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Desperate Gaza children march against bombing and food shortages as Israel-Hamas war continues

Simon Calder’s Travel

Young children in Gaza have marched in protest against bombardment of the war-torn enclave and ongoing food shortages.

A video taken on Wednesday morning showed a group of boys and girls calling for an end to Israel’s siege, as the reported dead toll in Gaza approaches 30,000 since the 7 October Hamas attacks.

They held homemade posters, shouted and banged sticks on saucepans and trays as they walked past rubble and destroyed vehicles in northern Gaza.

A group of young children marched in protest at Israel’s siege and asked for food amid shortages

(Video Elephant)

Banners held by children had “bread becomes my dream” and “we want food,” written on them, according to Turkish news agency Anadolu.

“We die from hunger, we have nothing to eat, we are forced to eat animal food,” 10-year-old Ayat Ashour told Anadolu.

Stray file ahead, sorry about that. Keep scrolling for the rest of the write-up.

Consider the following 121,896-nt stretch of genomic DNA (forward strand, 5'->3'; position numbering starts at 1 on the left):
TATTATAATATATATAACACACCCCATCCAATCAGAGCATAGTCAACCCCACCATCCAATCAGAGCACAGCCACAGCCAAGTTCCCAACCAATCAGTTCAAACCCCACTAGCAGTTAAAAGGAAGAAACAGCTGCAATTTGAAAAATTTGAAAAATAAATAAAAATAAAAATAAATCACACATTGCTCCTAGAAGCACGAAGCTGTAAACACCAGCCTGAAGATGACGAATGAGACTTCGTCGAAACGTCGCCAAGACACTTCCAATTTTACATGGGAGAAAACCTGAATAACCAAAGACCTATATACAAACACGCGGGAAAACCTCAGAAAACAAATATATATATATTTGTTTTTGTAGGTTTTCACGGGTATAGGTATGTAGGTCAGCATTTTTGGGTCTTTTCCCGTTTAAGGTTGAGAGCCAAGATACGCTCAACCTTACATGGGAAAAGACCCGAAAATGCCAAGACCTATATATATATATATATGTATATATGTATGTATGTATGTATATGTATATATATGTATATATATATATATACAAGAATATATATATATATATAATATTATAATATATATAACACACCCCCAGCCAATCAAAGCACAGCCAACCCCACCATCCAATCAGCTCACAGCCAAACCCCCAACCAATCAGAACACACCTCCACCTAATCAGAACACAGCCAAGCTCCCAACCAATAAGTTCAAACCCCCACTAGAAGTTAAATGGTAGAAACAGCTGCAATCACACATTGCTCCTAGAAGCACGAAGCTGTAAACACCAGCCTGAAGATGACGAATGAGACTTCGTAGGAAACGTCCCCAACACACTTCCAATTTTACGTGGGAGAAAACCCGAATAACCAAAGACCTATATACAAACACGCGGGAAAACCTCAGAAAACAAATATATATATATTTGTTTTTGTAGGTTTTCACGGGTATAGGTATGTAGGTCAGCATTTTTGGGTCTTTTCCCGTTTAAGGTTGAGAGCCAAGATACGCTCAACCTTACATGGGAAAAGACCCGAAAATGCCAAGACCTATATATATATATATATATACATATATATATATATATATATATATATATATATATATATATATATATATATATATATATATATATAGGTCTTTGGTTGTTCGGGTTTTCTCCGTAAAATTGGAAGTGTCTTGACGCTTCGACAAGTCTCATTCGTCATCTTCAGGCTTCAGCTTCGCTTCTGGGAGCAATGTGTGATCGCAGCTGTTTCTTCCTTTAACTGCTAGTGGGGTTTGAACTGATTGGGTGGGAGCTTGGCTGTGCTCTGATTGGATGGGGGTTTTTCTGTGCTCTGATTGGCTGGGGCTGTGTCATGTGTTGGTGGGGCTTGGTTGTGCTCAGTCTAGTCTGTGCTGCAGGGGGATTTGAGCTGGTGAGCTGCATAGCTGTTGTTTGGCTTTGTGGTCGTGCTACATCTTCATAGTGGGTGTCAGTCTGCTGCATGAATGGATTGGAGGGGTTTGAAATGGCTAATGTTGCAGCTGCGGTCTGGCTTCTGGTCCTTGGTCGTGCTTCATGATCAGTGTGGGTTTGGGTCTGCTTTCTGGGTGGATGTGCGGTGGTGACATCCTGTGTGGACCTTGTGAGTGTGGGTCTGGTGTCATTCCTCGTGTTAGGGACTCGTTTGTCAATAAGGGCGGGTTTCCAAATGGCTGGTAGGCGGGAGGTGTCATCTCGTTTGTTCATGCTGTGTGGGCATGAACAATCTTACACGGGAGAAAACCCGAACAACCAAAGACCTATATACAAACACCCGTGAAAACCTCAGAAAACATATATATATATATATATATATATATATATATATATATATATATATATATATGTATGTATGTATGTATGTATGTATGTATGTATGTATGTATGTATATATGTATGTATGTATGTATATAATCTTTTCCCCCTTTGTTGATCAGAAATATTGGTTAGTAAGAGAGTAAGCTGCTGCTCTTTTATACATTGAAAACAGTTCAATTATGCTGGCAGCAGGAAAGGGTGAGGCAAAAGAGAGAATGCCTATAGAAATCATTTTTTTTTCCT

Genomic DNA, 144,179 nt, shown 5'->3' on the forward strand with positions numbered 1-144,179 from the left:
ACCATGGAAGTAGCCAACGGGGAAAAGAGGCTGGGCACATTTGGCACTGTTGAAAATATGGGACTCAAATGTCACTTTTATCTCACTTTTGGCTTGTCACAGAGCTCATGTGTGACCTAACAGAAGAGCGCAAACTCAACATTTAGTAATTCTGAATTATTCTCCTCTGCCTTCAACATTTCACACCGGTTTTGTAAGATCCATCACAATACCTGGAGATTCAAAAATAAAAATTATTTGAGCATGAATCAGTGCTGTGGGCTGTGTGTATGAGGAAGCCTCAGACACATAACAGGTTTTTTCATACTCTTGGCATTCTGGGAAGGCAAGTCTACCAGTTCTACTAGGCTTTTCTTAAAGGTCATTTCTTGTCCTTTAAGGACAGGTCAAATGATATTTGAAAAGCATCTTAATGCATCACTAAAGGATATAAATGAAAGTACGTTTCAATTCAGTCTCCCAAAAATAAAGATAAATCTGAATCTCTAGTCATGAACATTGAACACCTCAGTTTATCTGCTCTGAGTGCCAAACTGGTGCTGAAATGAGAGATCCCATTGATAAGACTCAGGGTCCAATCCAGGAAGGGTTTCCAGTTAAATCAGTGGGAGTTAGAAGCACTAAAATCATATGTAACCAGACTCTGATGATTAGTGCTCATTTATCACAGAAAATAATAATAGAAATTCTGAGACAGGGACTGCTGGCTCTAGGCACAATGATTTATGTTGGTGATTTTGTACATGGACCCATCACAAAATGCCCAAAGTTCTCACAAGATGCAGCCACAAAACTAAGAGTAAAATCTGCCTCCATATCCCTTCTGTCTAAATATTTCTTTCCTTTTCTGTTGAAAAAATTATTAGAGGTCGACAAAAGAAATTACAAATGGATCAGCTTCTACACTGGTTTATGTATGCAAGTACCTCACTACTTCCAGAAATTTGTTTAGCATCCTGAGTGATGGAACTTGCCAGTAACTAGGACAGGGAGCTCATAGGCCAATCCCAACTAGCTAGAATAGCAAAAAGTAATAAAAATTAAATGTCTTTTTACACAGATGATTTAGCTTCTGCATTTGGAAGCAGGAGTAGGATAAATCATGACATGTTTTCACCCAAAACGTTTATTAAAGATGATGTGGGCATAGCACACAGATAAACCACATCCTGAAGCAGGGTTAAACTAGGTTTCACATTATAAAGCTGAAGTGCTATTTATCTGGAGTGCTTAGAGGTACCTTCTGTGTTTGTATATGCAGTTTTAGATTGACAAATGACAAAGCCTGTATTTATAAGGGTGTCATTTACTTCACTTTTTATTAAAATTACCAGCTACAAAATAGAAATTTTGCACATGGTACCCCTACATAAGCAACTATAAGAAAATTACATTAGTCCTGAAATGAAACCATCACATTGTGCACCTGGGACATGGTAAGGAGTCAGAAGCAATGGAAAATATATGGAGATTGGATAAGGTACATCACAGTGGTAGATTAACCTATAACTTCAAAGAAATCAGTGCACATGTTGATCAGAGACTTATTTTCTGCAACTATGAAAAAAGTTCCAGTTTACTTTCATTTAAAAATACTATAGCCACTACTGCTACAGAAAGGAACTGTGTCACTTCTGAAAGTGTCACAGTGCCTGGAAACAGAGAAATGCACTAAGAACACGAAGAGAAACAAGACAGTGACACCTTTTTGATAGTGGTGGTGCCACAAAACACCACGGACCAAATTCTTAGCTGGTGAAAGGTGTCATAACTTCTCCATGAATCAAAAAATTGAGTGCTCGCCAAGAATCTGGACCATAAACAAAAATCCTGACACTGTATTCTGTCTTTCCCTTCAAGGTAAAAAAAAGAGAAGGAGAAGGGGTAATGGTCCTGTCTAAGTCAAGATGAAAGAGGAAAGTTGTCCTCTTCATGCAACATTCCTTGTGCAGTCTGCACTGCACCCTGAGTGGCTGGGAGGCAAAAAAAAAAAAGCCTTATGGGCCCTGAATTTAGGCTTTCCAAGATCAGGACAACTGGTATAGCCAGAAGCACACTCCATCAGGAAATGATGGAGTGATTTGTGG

“Food has become unaffordable, we want to live, we want (food) aid. … The people in the northern Gaza Strip find nothing to eat, there is no milk for children.”

The death toll in Gaza since October 7 has reached 29,410 according to the Gaza Health Ministry, with at least 69,465 more wounded. Around 1,200 people were killed in the Hamas attacks, with more than 200 more kidnapped, Israel has said.

A Palestinian girl eats a piece of bread as people check debris on following overnight Israeli air strikes in Rafah refugee camp in the southern Gaza strip

(AFP via Getty Images)

The protest came on the same day chaos erupted in the House of Commons during the UK parliament’s debate on a Gaza ceasefire.

MPs walked out in protest and Commons speaker Sir Lindsay Hoyle is facing mounting pressure to resign, with more than 50 MPs signing a motion of no confidence in him due to his handling of the debate. It centred on his decision to allow a break in convention and select Labour’s bid to amend the SNP motion calling for an “immediate ceasefire” in Gaza and Israel, which was later passed without vote.

United Nations agencies and aid groups say the ongoing hostilities, the Israeli military’s refusal to facilitate deliveries and the breakdown of order inside Gaza make it increasingly difficult to bring vital aid to much of the coastal enclave.

SNP and Conservative MPs walked out of the Commons during the Gaza debate

(House of Commons/UK Parliament/PA Wire)

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